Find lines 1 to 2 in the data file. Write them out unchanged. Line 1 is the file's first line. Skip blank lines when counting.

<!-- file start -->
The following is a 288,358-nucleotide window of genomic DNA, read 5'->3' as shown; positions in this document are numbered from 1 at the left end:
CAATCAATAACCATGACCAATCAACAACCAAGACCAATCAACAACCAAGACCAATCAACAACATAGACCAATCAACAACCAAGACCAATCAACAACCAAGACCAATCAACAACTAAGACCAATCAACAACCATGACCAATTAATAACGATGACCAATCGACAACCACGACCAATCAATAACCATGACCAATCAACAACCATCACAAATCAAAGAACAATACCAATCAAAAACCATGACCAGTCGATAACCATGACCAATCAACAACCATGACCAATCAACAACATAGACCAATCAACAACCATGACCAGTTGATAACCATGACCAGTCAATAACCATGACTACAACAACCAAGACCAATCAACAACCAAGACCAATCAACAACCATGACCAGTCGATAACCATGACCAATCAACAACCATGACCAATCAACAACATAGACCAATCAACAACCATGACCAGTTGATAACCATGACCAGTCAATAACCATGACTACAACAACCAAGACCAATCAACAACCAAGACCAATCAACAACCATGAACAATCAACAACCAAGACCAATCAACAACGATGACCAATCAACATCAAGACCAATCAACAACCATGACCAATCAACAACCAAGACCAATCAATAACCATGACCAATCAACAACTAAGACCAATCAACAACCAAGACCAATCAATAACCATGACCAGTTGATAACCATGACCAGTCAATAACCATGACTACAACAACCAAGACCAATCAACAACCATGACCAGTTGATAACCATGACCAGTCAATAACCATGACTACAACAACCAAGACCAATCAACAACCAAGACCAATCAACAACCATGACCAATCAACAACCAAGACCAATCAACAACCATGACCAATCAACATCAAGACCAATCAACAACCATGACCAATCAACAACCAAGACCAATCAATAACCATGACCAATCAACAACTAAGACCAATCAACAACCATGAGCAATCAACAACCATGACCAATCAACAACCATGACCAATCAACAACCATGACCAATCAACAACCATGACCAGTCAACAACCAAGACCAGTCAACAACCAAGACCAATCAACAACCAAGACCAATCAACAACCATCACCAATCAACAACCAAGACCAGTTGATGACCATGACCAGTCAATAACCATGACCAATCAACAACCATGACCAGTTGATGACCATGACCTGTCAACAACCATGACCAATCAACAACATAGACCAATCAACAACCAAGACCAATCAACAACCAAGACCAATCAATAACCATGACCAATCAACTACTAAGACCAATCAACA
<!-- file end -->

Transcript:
The following is a 288,358-nucleotide window of genomic DNA, read 5'->3' as shown; positions in this document are numbered from 1 at the left end:
CAATCAATAACCATGACCAATCAACAACCAAGACCAATCAACAACCAAGACCAATCAACAACATAGACCAATCAACAACCAAGACCAATCAACAACCAAGACCAATCAACAACTAAGACCAATCAACAACCATGACCAATTAATAACGATGACCAATCGACAACCACGACCAATCAATAACCATGACCAATCAACAACCATCACAAATCAAAGAACAATACCAATCAAAAACCATGACCAGTCGATAACCATGACCAATCAACAACCATGACCAATCAACAACATAGACCAATCAACAACCATGACCAGTTGATAACCATGACCAGTCAATAACCATGACTACAACAACCAAGACCAATCAACAACCAAGACCAATCAACAACCATGACCAGTCGATAACCATGACCAATCAACAACCATGACCAATCAACAACATAGACCAATCAACAACCATGACCAGTTGATAACCATGACCAGTCAATAACCATGACTACAACAACCAAGACCAATCAACAACCAAGACCAATCAACAACCATGAACAATCAACAACCAAGACCAATCAACAACGATGACCAATCAACATCAAGACCAATCAACAACCATGACCAATCAACAACCAAGACCAATCAATAACCATGACCAATCAACAACTAAGACCAATCAACAACCAAGACCAATCAATAACCATGACCAGTTGATAACCATGACCAGTCAATAACCATGACTACAACAACCAAGACCAATCAACAACCATGACCAGTTGATAACCATGACCAGTCAATAACCATGACTACAACAACCAAGACCAATCAACAACCAAGACCAATCAACAACCATGACCAATCAACAACCAAGACCAATCAACAACCATGACCAATCAACATCAAGACCAATCAACAACCATGACCAATCAACAACCAAGACCAATCAATAACCATGACCAATCAACAACTAAGACCAATCAACAACCATGAGCAATCAACAACCATGACCAATCAACAACCATGACCAATCAACAACCATGACCAATCAACAACCATGACCAGTCAACAACCAAGACCAGTCAACAACCAAGACCAATCAACAACCAAGACCAATCAACAACCATCACCAATCAACAACCAAGACCAGTTGATGACCATGACCAGTCAATAACCATGACCAATCAACAACCATGACCAGTTGATGACCATGACCTGTCAACAACCATGACCAATCAACAACATAGACCAATCAACAACCAAGACCAATCAACAACCAAGACCAATCAATAACCATGACCAATCAACTACTAAGACCAATCAACA